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Monday, November 28, 2016






Monday,10:00 AM.  46 degrees F at the ferry dock, 41 on the back porch.  Wind SSE,  moderate, with stronger gusts.  The sky is overcast and the humidity is 86%, after one-third of an inch of rain fell last night.    The barometer is falling, now at 29.30".  The forecast calls for a chance of rain today and tomorrow, then cooler with the possibility of snow on Thursday.
   Small towns are noted for their characters, and Sally was one of Bayfield's best known.  Sally collected and sold junk.  She picked over the freebee's at the end of every garage sale, and was right there on Dumpster Day to rescue anything of possible value.  But, as everyone knows, one man's junk is another man's treasure, and folks came from all over to pick through Sally's junk, looking for treasure.  They usually bought something, but those in the know knew that the good stuff, the really valuable antiques and such were squirreled away in the several buildings that she owned around the area.
   Decorators and wannabe decorators would seek her out.  A few years back I was looking for some  old-fashioned snow shoes, and spotted a pair sticking up out of the junk in the back of her pickup truck, which was usually parked along Hwy. 13 just north of Bayfield, where her junk lines both sides of the road for the length of a football field.
   Stopping to ask what she wanted for them, I was shocked at the price she quoted for the worn-out relics, and told her so  "They're not just snow shoes, you know, they're wall hangers," she replied, "Decorator items."  Needless to say, I didn't buy them.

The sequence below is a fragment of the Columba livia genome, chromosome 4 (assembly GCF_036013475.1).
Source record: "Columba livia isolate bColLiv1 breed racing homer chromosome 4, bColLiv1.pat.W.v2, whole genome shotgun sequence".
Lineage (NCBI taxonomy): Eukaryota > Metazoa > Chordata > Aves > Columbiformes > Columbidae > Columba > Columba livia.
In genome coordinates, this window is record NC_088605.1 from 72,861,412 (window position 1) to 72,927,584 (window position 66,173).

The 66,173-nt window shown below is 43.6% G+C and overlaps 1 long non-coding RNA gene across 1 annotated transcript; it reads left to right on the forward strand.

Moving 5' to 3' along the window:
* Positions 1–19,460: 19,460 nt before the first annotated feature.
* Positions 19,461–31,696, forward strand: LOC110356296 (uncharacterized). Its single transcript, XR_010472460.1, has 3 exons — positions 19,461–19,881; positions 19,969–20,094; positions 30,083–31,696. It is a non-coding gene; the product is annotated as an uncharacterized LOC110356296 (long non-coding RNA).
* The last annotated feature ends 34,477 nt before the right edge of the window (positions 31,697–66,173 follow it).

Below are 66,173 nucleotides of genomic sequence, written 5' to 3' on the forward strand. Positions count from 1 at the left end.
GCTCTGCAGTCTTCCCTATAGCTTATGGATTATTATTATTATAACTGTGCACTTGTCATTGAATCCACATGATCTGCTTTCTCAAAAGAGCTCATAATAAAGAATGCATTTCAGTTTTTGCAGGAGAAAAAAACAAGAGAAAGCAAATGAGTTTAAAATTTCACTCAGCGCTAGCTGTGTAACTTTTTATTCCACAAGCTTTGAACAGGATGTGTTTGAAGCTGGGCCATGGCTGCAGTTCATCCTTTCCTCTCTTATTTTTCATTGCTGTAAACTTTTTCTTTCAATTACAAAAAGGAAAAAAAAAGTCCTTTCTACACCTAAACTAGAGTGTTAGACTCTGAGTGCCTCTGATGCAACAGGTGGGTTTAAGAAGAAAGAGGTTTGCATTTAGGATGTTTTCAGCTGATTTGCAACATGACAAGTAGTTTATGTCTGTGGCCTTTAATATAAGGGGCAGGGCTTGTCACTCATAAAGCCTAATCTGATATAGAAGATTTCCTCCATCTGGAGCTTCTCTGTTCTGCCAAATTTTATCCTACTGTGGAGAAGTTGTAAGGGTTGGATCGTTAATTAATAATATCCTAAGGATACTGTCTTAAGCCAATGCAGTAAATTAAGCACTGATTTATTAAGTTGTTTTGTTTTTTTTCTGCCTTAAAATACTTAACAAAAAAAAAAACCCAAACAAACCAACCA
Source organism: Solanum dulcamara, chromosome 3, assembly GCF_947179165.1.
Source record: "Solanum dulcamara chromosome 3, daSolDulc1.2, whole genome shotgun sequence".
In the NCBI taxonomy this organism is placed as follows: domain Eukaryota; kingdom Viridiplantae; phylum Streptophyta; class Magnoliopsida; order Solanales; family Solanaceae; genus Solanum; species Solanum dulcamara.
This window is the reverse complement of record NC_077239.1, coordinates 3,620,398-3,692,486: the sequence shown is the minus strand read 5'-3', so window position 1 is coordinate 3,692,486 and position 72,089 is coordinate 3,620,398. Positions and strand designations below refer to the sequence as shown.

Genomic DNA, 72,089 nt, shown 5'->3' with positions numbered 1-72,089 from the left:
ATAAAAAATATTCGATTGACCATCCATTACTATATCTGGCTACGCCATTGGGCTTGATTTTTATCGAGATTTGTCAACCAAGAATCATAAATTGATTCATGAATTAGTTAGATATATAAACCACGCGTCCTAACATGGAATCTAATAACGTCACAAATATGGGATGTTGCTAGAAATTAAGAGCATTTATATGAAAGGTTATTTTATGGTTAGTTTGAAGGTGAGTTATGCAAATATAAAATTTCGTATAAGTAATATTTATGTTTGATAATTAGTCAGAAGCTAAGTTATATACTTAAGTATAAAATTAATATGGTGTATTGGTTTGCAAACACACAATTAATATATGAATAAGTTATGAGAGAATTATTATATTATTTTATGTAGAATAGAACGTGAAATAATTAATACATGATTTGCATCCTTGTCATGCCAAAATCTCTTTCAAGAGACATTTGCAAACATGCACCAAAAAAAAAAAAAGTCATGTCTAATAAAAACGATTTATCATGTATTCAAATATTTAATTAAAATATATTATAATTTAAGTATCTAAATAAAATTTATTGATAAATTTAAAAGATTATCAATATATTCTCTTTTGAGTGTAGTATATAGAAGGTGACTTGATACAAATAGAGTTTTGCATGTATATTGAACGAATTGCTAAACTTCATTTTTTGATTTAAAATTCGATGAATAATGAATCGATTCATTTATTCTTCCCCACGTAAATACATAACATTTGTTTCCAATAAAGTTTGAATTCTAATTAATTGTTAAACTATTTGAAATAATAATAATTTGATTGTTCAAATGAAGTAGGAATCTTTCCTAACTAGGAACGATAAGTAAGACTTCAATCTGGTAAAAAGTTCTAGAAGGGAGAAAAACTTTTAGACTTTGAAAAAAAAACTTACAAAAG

Sally was also quite artistic, and made beautiful Christmas wreathes using all natural materials, including Princes' Pine, which she alone knew where to find.  We always bought one to hang above the fireplace, and the one that hangs there now is a rather sorry alternative.
   Sally,  a single woman probably a good deal younger than I, purposely I suppose, dressed the part of a junk dealer, and everything she owned looked the part as well.  She was college educated and very smart, but she chose a different lifestyle than most.  She chose to be a town character.
   Sally died suddenly a couple of weeks ago from a raging infection.  She was given a great funeral sendoff in neighboring Washburn.  Mourners brought items to be recycled; Sally would have loved to sort through the junk.
   Sally may be gone but she won't soon be forgotten, as her football field of junk on Hwy. 13 just north of the Bayfield city limits looks like it will be around for a while.  I envision it being loaded into dump trucks one far-off day when her estate is finally settled, and taken to a landfill. 
   I bet Sally will be there in spirit, sorting out the wall hangers from the junk.

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